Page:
During a service I was at recently, the musicians on the worship team began playing a simple chord progression. As the congregation began to sing a new song to the Lord—each person singing their own words—a deeper sense of God’s holiness and peace settled on us. After a while, the musicians stopped playing and only voices could be heard. For several minutes, the congregation continued to lift a glorious groundswell of praise without direction from the platform. The sound and impact of it felt like it was from another world. The worship team kept waiting for the sound to fade, but it didn’t. In that moment, I thought to myself: “This must be what heaven is like.”

The manner of expression—in this case, spontaneous singing—didn’t define that worship moment as prophetic; God’s unction did. Though worshipping prophetically can include spontaneous singing, it’s not marked by either being spontaneous or prewritten, new or old, boisterous or silent, spoken or sung, vocal or instrumental, moving or still. Rather, it is marked by God’s unction. It may range from dance to painting to a direct word a single leader sings over a person to all points in between; but ultimately, prophetic worship is a fascinating journey into exploring and expressing the heart of our great God.

God has given us a limitless variety of creative expressions to respond to His greatness and declare our love. And He is inviting every one of us to go with Him to a higher place by taking a deeper plunge into His limitless depths. It’s time to unlock your potential as a prophetic worshipper. Take courage. Step up in faith and dive in! You’ll find that the waters are deep, rich, engaging and transforming.

Sometimes in the church I worry that we’ve settled for “goldfish-bowl” worship. We convey a tame and domesticated God, and then find ourselves stuck in the endless pursuit of the ordinary. But the call is to venture out into the ocean, to encounter the extraordinary and to explore the mighty depths of God. And though our earthly gathered worship times may never sound the depths of His glory, beware of those that don’t even attempt to do so.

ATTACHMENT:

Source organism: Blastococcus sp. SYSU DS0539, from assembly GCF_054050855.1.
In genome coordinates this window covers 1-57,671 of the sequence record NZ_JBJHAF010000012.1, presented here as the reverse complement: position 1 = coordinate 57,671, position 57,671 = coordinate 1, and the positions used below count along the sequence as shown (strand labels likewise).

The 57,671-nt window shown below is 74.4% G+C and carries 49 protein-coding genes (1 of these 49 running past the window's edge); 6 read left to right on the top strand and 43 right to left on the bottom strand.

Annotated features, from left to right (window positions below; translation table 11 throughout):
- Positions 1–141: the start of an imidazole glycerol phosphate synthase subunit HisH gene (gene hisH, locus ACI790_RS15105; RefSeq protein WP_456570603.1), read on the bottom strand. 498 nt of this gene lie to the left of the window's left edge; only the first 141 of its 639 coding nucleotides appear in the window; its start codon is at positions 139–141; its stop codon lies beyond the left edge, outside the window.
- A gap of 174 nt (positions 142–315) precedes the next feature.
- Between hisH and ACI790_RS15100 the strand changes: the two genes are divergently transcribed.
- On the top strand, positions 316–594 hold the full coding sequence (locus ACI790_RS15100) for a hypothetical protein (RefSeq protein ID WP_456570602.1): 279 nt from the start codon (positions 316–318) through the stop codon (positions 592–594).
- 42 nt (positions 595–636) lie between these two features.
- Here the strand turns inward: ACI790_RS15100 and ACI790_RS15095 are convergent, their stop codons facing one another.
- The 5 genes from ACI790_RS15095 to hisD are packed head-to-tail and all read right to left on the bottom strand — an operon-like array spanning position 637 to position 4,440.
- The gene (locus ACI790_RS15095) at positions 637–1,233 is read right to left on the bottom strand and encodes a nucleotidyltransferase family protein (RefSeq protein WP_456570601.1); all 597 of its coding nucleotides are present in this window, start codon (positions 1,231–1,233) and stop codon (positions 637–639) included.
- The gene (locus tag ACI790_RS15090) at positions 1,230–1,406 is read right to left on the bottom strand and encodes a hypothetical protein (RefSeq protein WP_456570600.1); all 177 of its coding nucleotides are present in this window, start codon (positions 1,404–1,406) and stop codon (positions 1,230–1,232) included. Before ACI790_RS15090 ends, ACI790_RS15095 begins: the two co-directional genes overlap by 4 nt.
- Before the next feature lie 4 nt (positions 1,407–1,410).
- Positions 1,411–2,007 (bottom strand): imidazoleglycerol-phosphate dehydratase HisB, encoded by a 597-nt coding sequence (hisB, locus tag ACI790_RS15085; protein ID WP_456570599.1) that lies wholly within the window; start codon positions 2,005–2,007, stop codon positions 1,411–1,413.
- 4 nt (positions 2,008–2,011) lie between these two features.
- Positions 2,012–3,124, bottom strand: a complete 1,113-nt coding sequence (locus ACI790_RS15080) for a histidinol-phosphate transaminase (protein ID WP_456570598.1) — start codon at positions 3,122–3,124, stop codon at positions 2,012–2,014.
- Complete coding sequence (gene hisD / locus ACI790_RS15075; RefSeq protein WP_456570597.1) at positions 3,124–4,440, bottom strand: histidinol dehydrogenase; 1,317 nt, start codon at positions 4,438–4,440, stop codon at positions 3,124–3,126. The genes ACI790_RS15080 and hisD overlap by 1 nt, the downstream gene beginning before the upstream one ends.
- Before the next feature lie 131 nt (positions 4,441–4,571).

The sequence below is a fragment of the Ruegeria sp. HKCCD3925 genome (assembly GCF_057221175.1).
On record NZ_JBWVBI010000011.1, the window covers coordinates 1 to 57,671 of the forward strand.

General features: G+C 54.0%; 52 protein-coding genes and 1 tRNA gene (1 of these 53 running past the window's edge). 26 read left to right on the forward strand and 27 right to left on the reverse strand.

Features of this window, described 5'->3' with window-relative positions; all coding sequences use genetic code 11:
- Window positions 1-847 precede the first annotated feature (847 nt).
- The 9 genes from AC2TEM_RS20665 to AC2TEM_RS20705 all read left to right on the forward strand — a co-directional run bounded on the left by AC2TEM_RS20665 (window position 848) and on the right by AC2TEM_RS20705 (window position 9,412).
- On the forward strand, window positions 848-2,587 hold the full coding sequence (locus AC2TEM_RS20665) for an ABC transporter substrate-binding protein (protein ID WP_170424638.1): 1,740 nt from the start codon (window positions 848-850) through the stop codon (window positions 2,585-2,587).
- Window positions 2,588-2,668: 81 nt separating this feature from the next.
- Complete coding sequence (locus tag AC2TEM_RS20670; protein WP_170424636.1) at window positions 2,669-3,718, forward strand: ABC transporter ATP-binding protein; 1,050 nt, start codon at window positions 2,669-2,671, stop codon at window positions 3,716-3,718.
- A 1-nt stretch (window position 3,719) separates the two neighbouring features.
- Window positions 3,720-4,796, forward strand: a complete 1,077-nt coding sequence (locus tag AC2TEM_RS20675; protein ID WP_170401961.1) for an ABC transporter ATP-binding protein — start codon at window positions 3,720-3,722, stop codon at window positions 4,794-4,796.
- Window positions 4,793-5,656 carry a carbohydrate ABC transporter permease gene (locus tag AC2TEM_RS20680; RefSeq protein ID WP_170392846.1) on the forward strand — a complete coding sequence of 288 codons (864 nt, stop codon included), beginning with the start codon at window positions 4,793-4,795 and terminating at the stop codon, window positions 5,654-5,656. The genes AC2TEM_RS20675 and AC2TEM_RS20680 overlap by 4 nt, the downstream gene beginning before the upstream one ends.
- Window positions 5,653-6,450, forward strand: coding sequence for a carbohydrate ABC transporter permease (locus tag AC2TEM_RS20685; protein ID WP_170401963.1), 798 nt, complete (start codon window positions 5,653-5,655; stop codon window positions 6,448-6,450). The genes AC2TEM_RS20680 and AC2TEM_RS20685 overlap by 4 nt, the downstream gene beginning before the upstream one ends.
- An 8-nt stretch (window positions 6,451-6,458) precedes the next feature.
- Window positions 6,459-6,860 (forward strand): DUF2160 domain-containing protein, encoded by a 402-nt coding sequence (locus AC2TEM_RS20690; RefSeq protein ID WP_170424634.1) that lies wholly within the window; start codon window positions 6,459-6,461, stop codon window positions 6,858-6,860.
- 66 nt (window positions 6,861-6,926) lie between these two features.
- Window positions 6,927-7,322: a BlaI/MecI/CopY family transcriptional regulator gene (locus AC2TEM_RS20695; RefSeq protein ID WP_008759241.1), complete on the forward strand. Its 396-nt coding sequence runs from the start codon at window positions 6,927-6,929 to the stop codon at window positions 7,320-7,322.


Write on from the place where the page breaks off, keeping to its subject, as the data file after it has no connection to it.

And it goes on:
MATT REDMAN

Prayer

Lord, thank You for the creative freedom You’ve given us to express our love to You. I want to be fluent in the language of praise. I reject any old ways of thinking that would hold me back from expressing my love to You. I turn away from the fear of man and take courage to dive in to the fullness of prophetic worship. Free my lips, my hands, my feet and everything within me to worship You in spirit and truth. I choose to be a prophetic worshipper because I want to declare my love to You in deeper ways. In Jesus’ name, Amen.

Activation

  • Ask God to give you a greater sensitivity to His voice. Eliminate the noise in your life that keeps you from hearing Him. And then, when you feel that God is speaking to you, act upon it. Greater obedience will cultivate a greater ability to hear.
  • Stay in God’s Word. By daily reading and meditating on the Word, you will understand what God’s voice sounds like and be guarded and guided by His truth.
  • Begin to express your love to God outwardly in ways you never have before. Whenever a leader encourages you to move in prophetic worship, jump right in without hesitation. As you step out in faith, you will experience new levels of freedom in your life.
  • Take your place in congregational worship leadership by fully engaging in corporate worship. As you worship, your enthusiasm and freedom will encourage others to also let their worship reflect God’s greatness.

For Further Study

  • 1 Samuel 10:5–13
  • 1 Chronicles 25:1–8 (NKJV)
  • 1 Corinthians 14 (NKJV)
  • Revelation 19:10 (NKJV)
  • study every passage in the Bible (KJV) that uses the phrase “new song”
  • read the book “Facedown” by Matt Redman.
1 Samuel 10:5–131 Chronicles 25:1–8 (NKJV)1 Corinthians 14 (NKJV)Revelation 19:10 (NKJV)study every passage in the Bible (KJV) that uses the phrase “new song”read the book “Facedown” by Matt Redman.
Tim Sheppard
1 Samuel 10:5–6 (NLT)